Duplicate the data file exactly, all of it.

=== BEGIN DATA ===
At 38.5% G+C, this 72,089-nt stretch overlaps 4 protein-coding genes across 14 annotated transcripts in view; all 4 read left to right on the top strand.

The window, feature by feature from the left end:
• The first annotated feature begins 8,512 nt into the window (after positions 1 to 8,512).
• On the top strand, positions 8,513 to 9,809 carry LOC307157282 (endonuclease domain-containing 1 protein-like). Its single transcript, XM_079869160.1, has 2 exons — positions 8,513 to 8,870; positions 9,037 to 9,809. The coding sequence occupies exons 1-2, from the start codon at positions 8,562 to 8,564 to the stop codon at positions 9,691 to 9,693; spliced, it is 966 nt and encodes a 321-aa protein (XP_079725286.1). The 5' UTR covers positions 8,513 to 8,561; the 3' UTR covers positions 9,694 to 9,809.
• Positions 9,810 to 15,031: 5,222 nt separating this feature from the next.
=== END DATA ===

At 38.5% G+C, this 72,089-nt stretch overlaps 4 protein-coding genes across 14 annotated transcripts in view; all 4 read left to right on the top strand.

The window, feature by feature from the left end:
• The first annotated feature begins 8,512 nt into the window (after positions 1 to 8,512).
• On the top strand, positions 8,513 to 9,809 carry LOC307157282 (endonuclease domain-containing 1 protein-like). Its single transcript, XM_079869160.1, has 2 exons — positions 8,513 to 8,870; positions 9,037 to 9,809. The coding sequence occupies exons 1-2, from the start codon at positions 8,562 to 8,564 to the stop codon at positions 9,691 to 9,693; spliced, it is 966 nt and encodes a 321-aa protein (XP_079725286.1). The 5' UTR covers positions 8,513 to 8,561; the 3' UTR covers positions 9,694 to 9,809.
• Positions 9,810 to 15,031: 5,222 nt separating this feature from the next.